Mentoring other fellow researchers is one of the greatest joys of my current job responsibilities. The young students always surprise me, usually in a positive way … There is no bigger satisfaction to a teacher than knowing that his/her students excel in their careers. I think the key process towards achieving this goal is to provide stimulating and challenging problems to the students. In addition, the most important issue for them is to be really motivated to solve these problems and not feel bored, which leads to a low attention span.

I was fortunate enough to be mentored by extremely successful researchers, who are top scientists in their research fields. What I learned is that you should never be afraid to fail. Failure and rejection is always part of everybody’s research career, independently of how successful she or he is. In the end, they turn out to be beneficial to our career and substantially improve our research in most cases. In a few words, failures make us stronger. I always advise young researchers to be patient and persistent in their research endeavors and, most importantly, to be excited with their work and never give up.

What are habits each day that help you to be successful?

Organizing the tasks of each day in your calendar and mind is a very important and effective way to prioritize your work assignments and can definitely lead to success. However, time dedicated to spontaneous brainstorming and creative thinking is also required, especially in academia. It can be extremely beneficial to broaden your research horizons. As a brilliant scientist once said: “Imagination is more important than knowledge. For knowledge is limited, whereas imagination embraces the entire world, stimulating progress, giving birth to evolution.”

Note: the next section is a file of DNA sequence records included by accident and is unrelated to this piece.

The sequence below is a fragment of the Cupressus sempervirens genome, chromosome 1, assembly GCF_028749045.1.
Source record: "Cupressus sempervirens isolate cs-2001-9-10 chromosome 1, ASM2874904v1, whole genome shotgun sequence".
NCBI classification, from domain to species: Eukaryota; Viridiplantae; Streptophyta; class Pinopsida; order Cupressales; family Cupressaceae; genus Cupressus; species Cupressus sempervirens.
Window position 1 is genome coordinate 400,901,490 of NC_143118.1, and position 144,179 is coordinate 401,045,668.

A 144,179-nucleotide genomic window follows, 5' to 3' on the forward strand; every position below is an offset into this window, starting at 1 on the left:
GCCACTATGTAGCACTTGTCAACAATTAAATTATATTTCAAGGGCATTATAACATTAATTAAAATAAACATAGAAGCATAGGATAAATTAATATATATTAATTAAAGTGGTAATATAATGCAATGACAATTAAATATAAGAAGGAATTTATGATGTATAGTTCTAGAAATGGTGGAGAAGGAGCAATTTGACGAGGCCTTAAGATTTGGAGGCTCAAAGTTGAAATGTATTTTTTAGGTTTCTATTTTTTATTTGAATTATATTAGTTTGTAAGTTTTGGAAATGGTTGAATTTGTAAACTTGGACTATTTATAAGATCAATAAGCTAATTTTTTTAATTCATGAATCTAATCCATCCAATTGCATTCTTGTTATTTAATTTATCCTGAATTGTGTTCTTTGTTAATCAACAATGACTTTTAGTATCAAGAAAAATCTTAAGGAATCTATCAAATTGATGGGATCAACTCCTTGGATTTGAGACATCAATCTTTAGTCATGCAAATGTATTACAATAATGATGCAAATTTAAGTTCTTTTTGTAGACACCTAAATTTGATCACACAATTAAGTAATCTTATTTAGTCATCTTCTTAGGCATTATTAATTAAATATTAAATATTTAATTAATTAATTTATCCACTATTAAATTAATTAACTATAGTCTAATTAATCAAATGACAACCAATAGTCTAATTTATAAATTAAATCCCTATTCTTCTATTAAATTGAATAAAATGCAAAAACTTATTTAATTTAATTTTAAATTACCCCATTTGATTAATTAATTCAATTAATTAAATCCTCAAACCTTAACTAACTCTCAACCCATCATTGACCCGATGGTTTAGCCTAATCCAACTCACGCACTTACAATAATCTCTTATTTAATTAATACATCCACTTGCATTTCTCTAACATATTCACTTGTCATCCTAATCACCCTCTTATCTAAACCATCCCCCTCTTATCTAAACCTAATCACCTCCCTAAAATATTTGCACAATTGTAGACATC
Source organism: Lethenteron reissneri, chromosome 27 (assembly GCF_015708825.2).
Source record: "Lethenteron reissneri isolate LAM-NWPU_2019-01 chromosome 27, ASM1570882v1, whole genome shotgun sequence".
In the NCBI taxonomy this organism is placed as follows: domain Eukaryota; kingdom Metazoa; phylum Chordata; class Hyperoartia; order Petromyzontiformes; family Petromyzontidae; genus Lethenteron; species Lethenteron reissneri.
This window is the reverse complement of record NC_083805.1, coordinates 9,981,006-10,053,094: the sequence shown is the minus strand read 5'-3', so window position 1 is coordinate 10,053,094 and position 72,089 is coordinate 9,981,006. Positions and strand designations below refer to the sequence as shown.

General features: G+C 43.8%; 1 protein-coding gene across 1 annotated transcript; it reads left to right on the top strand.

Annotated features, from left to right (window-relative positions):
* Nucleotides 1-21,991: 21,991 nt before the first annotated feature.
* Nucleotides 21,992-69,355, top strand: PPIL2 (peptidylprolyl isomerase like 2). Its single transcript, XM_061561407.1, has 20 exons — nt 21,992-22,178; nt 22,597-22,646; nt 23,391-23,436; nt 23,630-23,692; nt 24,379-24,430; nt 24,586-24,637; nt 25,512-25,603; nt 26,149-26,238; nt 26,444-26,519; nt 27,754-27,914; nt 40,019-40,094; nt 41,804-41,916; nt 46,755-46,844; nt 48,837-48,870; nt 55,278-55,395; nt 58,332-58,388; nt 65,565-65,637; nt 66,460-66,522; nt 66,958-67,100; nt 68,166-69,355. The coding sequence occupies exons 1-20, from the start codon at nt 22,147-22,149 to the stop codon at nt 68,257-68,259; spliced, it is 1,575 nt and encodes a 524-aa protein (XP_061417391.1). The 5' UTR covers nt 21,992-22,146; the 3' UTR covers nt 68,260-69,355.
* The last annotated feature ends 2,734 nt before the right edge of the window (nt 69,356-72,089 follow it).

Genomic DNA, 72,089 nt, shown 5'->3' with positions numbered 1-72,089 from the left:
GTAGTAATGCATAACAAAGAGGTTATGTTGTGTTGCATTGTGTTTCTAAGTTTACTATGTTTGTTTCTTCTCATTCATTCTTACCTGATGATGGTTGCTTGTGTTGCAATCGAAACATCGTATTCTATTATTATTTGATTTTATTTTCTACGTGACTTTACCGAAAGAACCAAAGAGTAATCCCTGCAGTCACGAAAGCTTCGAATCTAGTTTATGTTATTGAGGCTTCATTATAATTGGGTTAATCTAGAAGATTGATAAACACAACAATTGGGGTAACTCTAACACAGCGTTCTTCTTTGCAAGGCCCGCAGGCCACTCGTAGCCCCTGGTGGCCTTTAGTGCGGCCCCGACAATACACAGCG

What advice do you have for young scientists who are about to interview for their first job?

Be confident and most importantly be yourself. There is a reason why you are invited for an interview and you need to believe that you are the best candidate for the job. You have to believe in yourself and your opinions or no one will believe in you. It is also important to be open to new ideas and suggestions but always judge them with a critical mind.

At this point in your career, what are you most looking forward to next?

I have already established a lab unique to University of Nebraska–Lincoln, focusing on metamaterials and nanophotonics. All my colleagues are very supportive of my work and scientific collaborations are highly encouraged in my working environment. My aim is to further increase the high-impact research trajectory of my university in nanophotonics and other relevant research areas. In addition, the molding of young student minds, either in my class or lab, is another high priority during this phase of my career.

If you weren’t in the sciences, what would be your dream career?

That’s a tough question because I am passionate about science and it is difficult to think about doing something else. I would definitely like to be involved in music, either as singer or guitarist or drummer. In particular, I love rock-and-roll music and to contribute to this great music genre would be an amazing alternative career. Unfortunately, I do not have either the voice or instrument-playing charisma …